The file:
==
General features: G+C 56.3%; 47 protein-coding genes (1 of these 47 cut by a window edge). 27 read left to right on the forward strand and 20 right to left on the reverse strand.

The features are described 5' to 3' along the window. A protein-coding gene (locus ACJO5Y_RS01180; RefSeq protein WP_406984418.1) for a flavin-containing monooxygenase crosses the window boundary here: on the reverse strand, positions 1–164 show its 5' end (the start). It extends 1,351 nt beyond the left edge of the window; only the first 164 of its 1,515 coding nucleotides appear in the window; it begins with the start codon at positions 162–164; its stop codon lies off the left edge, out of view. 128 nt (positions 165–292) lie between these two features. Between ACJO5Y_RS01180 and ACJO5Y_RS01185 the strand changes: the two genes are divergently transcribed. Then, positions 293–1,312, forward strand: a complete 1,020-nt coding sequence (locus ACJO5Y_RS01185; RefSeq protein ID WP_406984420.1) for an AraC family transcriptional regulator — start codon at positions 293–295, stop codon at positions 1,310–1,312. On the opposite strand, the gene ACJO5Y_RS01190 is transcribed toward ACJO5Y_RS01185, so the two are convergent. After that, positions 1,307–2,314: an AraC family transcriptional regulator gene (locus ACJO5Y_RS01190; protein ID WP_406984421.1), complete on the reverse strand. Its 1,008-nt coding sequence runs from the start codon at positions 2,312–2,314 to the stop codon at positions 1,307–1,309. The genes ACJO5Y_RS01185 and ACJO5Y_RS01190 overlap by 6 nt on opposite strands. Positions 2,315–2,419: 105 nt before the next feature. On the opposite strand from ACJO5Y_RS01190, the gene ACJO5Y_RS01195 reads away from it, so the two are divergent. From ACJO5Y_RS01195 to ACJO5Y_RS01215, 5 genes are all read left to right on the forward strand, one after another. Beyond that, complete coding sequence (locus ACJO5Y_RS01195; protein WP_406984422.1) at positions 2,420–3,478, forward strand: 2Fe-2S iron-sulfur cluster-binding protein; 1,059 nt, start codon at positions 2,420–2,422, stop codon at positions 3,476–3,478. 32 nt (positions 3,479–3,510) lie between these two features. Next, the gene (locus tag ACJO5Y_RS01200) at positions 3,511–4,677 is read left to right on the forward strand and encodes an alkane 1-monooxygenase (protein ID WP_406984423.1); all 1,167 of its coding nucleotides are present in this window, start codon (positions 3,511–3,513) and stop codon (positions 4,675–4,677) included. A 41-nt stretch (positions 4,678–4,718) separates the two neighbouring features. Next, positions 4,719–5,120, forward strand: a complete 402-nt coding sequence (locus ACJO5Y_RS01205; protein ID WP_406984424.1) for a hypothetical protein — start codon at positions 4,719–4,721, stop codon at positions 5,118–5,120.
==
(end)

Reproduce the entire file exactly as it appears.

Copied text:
General features: G+C 56.3%; 47 protein-coding genes (1 of these 47 cut by a window edge). 27 read left to right on the forward strand and 20 right to left on the reverse strand.

The features are described 5' to 3' along the window. A protein-coding gene (locus ACJO5Y_RS01180; RefSeq protein WP_406984418.1) for a flavin-containing monooxygenase crosses the window boundary here: on the reverse strand, positions 1–164 show its 5' end (the start). It extends 1,351 nt beyond the left edge of the window; only the first 164 of its 1,515 coding nucleotides appear in the window; it begins with the start codon at positions 162–164; its stop codon lies off the left edge, out of view. 128 nt (positions 165–292) lie between these two features. Between ACJO5Y_RS01180 and ACJO5Y_RS01185 the strand changes: the two genes are divergently transcribed. Then, positions 293–1,312, forward strand: a complete 1,020-nt coding sequence (locus ACJO5Y_RS01185; RefSeq protein ID WP_406984420.1) for an AraC family transcriptional regulator — start codon at positions 293–295, stop codon at positions 1,310–1,312. On the opposite strand, the gene ACJO5Y_RS01190 is transcribed toward ACJO5Y_RS01185, so the two are convergent. After that, positions 1,307–2,314: an AraC family transcriptional regulator gene (locus ACJO5Y_RS01190; protein ID WP_406984421.1), complete on the reverse strand. Its 1,008-nt coding sequence runs from the start codon at positions 2,312–2,314 to the stop codon at positions 1,307–1,309. The genes ACJO5Y_RS01185 and ACJO5Y_RS01190 overlap by 6 nt on opposite strands. Positions 2,315–2,419: 105 nt before the next feature. On the opposite strand from ACJO5Y_RS01190, the gene ACJO5Y_RS01195 reads away from it, so the two are divergent. From ACJO5Y_RS01195 to ACJO5Y_RS01215, 5 genes are all read left to right on the forward strand, one after another. Beyond that, complete coding sequence (locus ACJO5Y_RS01195; protein WP_406984422.1) at positions 2,420–3,478, forward strand: 2Fe-2S iron-sulfur cluster-binding protein; 1,059 nt, start codon at positions 2,420–2,422, stop codon at positions 3,476–3,478. 32 nt (positions 3,479–3,510) lie between these two features. Next, the gene (locus tag ACJO5Y_RS01200) at positions 3,511–4,677 is read left to right on the forward strand and encodes an alkane 1-monooxygenase (protein ID WP_406984423.1); all 1,167 of its coding nucleotides are present in this window, start codon (positions 3,511–3,513) and stop codon (positions 4,675–4,677) included. A 41-nt stretch (positions 4,678–4,718) separates the two neighbouring features. Next, positions 4,719–5,120, forward strand: a complete 402-nt coding sequence (locus ACJO5Y_RS01205; protein ID WP_406984424.1) for a hypothetical protein — start codon at positions 4,719–4,721, stop codon at positions 5,118–5,120.